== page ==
, NAIROBI, Kenya, Nov 28 – As politicians clamour to finalise coalition agreements before the December 4 deadline, presidential aspirants Peter Kenneth and Raphael Tuju met for lunch at an upscale Nairobi hotel in what Kenneth says is among the first in a series of meetings between the two.
“Both campaign teams have realised the need to work together. That’s what we are looking at. This is a series of meetings and we have said it is not about individuals.”
Tuju who is running on a Party of Action ticket (POA) accused other parties of playing tribal politics in their alliance formation negotiations.
“We are a country which is under threat of being very polarised as we go into these elections. We could be more polarised than we were in 2007.”
“Unfortunately in the political discourse that we are having at the moment, it is mainly a discourse that is based on tribal alliances, ethnic alliances and myself and Peter believe that that is not going to help this country.”
While admitting they were in talks, Kenneth was keen to downplay the chances of their forming a coalition before the Tuesday deadline for political parties to file coalition agreements with the registrar of political parties.
“The campaign teams from both sides appreciate that there are values and there are issues and they need to be tackled as we go toward March 4th. Between now and March 4th we are seeing on how we can work together towards giving Kenyans the widest choice to elect from.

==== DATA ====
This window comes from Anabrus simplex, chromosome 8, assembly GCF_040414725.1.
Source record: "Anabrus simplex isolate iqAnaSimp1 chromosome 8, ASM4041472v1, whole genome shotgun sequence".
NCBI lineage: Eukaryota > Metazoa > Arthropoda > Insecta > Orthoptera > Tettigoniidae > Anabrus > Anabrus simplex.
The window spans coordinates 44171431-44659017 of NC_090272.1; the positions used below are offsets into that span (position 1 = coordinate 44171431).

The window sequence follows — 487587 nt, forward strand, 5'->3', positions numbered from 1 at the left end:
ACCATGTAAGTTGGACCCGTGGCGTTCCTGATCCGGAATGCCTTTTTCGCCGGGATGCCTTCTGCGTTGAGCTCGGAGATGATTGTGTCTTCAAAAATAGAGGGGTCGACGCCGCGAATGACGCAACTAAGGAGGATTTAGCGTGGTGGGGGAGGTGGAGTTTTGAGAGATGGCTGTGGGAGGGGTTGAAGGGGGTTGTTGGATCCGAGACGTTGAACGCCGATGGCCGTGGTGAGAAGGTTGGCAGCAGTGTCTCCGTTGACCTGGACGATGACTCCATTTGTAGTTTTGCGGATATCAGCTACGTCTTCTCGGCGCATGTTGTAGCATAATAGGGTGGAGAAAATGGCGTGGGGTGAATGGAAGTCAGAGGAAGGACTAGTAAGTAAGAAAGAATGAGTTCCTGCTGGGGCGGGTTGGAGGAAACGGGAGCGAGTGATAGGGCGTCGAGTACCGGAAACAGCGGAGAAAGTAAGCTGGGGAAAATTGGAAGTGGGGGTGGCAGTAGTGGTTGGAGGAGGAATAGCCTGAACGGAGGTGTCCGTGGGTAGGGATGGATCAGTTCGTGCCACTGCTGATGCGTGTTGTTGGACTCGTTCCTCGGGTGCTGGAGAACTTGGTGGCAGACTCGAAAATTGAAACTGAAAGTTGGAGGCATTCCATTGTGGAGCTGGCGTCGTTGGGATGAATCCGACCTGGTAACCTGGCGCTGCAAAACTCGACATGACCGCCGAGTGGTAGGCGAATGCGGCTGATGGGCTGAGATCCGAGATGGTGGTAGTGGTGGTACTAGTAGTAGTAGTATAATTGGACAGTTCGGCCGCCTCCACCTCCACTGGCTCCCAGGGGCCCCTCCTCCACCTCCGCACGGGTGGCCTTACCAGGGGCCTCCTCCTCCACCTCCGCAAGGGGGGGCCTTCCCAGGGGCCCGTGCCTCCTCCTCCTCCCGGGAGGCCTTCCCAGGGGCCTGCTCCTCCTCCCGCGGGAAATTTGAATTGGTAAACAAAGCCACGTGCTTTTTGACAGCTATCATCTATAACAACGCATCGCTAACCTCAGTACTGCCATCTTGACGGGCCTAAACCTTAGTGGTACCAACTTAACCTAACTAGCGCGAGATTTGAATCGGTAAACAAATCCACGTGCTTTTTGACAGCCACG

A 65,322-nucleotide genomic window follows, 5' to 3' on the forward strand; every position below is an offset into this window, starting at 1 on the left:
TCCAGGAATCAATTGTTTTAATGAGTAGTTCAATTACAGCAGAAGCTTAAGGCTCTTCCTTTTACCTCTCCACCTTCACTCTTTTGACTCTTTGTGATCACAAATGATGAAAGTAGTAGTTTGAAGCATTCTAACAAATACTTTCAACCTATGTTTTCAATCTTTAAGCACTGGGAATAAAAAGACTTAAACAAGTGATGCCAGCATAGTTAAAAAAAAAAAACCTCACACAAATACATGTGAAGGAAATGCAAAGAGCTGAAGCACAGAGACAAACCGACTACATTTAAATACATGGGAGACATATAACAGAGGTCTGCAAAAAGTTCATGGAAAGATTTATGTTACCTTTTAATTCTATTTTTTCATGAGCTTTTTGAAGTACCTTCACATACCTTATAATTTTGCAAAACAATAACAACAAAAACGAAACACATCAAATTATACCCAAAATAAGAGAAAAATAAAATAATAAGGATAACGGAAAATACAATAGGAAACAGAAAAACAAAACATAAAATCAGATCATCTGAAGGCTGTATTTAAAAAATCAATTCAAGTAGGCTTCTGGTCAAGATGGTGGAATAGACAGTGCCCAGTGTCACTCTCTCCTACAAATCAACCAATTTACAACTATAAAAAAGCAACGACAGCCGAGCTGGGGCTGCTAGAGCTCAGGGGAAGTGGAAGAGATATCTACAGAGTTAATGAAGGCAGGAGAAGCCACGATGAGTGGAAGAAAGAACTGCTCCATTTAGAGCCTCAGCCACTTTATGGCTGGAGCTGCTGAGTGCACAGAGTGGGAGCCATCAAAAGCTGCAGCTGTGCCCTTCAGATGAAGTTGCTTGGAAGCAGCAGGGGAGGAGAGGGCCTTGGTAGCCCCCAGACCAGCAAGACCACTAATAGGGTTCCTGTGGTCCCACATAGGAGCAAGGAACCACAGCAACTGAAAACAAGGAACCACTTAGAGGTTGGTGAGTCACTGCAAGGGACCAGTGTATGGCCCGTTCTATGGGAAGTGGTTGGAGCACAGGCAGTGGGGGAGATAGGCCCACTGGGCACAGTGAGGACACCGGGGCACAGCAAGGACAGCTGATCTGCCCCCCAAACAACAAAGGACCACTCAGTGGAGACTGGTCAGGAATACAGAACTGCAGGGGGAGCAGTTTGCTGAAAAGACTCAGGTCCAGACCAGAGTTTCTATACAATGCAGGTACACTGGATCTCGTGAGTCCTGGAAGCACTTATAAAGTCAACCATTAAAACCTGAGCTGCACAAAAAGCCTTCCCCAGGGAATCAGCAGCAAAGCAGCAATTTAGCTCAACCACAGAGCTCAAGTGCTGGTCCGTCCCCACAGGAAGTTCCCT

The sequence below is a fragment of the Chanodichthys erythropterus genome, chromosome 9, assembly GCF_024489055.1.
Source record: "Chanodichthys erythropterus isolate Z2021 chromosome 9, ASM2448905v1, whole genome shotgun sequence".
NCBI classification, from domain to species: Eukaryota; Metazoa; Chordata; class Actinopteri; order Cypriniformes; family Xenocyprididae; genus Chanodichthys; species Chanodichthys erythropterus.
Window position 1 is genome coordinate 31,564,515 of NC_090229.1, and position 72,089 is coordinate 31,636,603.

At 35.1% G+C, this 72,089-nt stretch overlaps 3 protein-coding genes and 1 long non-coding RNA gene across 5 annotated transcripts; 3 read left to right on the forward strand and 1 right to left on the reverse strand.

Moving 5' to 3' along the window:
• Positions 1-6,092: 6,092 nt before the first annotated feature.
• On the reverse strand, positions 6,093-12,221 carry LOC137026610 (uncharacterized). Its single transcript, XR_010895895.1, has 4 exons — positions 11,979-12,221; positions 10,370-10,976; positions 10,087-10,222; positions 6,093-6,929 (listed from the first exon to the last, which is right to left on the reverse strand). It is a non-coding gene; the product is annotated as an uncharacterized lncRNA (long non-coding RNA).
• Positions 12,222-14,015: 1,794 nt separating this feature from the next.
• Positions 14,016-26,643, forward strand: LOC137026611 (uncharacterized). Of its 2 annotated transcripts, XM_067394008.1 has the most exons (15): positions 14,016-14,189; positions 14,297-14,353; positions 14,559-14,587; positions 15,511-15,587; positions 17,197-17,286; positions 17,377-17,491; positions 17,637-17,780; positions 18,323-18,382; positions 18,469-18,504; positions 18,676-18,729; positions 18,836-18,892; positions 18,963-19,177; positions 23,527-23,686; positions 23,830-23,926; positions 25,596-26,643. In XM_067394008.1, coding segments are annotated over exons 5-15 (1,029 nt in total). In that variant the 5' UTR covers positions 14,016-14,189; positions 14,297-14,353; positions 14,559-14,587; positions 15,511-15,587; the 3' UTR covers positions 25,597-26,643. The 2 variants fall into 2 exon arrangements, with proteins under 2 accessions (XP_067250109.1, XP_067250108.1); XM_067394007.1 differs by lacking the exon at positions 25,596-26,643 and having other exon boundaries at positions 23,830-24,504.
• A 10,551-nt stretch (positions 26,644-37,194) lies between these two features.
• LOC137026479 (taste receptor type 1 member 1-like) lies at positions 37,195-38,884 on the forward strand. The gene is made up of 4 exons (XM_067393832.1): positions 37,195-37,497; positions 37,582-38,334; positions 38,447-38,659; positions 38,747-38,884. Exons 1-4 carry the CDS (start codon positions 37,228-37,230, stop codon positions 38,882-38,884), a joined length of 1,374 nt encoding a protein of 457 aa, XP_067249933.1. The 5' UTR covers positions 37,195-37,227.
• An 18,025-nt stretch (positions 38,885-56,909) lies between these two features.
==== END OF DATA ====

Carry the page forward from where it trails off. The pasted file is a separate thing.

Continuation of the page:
Article 13 of the Political Parties Act states that, ‘Where two or more political parties resolve to form a coalition before or after an election, the instruments of the coalition agreement shall be deposited with the Registrar for the purposes of arbitration between the coalition parties.’
Ronald Osumba, a key player in Kenneth’s campaign team and the convener of the meeting between the two presidential aspirants, said ‘like-minded’ parties were not locked out of the negotiations and could still join in.
“This lunch is just a series of many conversations that they have been having to discuss the common and shared values that they have and we have had a number of people who are saying we want to see mheshimiwa Peter Kenneth and Raphael Tuju having a conversation.”
Tuju, a former minister and advisor to President Mwai Kibaki, launched his presidential bid in February. Kenneth formally launched his bid on a Kenya National Congress ticket early this month.
As with other political parties, the two leaders are in the race for the crucial youth vote given the 2010 census showed that 75 percent of the Kenyan population is under 30 years of age.
“The real problems that we need to be sorting out are the problems of youth unemployment, security, which is connected to youth unemployment, poverty which is also connected to youth unemployment. Those are the issues that bring us together.”